It's a great thing on these volunteer trips to be able to make Dr. Hulbert say, "Ooooooo..." and this bone did just that. It was a bird bone and in surprisingly good condition as these bones are so light and fragile they aren't often recovered this complete. Dr. Hulbert rinsed off the bone and with a dental pick was able to clean out some of the impacted material to be able to show me were the toes articulated on the one end and the hole though which a ligament ran.

Since this was an important enough bone, Dr. Hulbert had me inspect the area where it was found to see if the small missing chip could be located. As it was just a few millimeters long and was not readily visible (even with my reading glasses) he had me bag up the matrix from around the find to be washed later to see if the missing bit was contained within.

After dinner I received an email from Dr. Hulbert confirming his initial thoughts. He said this was from a cormorant and likely may be from Phalacrocorax wetmorei, a species they've seen in the phosphate mines in Polk County.

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Edited by digit

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digit

After a few minutes more of digging in my new square, I turned up another fun find. When I saw it pop out of the loose sandy matrix I instantly had a thought at what it might be but I was sure I'd be mistaken so I brought it over to Dr. Hulbert to once again beg a piece of his substantial knowledge. He said I should know what this was and when I replied, "Hoof core" he nodded.

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I'd uncovered a hoof core from a different species of miniature horse back in 2014 at Thomas Farm. This one was much thinner and so I was sure I'd be wrong and find out it was something like a turtle mandible or something. Glad to know that my little tidbits of knowledge can actually amount to something sometimes. This was a great way to finish off the day. Honestly, the time flies by so quickly that the six and a half hours of field time each day pass in what seems like minutes. Two days down--two days to go for this volunteer fossil hunting trip. More to come tomorrow.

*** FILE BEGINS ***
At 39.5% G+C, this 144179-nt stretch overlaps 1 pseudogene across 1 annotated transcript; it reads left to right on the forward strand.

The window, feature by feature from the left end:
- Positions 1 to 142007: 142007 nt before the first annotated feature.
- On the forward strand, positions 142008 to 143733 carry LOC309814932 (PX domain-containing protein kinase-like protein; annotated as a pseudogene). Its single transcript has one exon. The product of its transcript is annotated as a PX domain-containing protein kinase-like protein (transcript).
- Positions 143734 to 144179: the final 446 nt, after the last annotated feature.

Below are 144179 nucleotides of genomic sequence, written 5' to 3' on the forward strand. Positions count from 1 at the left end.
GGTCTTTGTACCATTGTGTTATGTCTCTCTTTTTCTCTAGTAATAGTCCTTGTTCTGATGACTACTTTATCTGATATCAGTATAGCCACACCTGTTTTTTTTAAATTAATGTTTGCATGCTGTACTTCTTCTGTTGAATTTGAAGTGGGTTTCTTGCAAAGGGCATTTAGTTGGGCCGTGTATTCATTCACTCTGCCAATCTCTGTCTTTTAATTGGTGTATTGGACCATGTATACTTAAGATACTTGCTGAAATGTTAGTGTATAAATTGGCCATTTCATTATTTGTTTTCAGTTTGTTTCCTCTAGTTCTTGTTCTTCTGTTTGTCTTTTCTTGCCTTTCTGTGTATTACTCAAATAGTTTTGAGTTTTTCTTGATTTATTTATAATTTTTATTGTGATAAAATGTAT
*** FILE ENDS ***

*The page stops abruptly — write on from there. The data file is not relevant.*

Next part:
Cheers.

-Ken

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ynot

It will be hard to top this day's finds, :D waiting to see if Y'All can!! :popcorn:

Tony

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Ludwigia

I just tuned in here. You're both obviously in the middle of a great experience. Thanks for sharing and keep up the good work! :popcorn:

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digit

It will be hard to top this day's finds, :D waiting to see if Y'All can!! :popcorn:

Tony

Yup. I set a high bar but we'll see what reveals itself today. It's great fun no matter what I find hiding in the matrix. Just for the diversity of experience, it would be fun to find some proboscidean material. Off to breakfast this morning and then back to the site for day 3. Being a weekend we may have more of a crowd today. Quite chilly out this morning but the weather report calls for clear skies and a high temperature of 72. Shaping up to being a picture perfect day.

Cheers.

-Ken

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digit

We returned to the dig site for the third day of volunteer work. It was a clear cold morning that warmed up quickly--perfect weather for sitting outside on the ground digging with screwdrivers and dental picks. Tammy continued her work in the corner of her square which had some alligator verts visible. She managed to uncover additional bones that were likely associated with this same individual. After removing more matrix she called Dr. Hulbert over to see how she should proceed. He grabbed the hose and washed off some of the bones to get a clearer view. He saw two bones that appeared to be matching femurs and several other bones in the cluster. It was decided that the bones would likely not be removed individually as they were fairly brittle and it will probably be jacketed in the next couple of days. So Tammy covered the bones in this corner of her square with plastic bag and worked on other sections of her square.

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digit

While Tammy was busy with her alligator infested square I continued to work on the square that gave up the cormorant leg bone and miniature horse hoof core within the first couple of minutes of digging. Unfortunately, the bulk of the remainder of this grid square turned out to contain little else but sand and clay. The occasional turtle shell fragment turned up here and there but mostly it was a lot of moving sand into yellow plastic kitty litter buckets and trudging it up the hill to the dumping zone for the removed matrix material.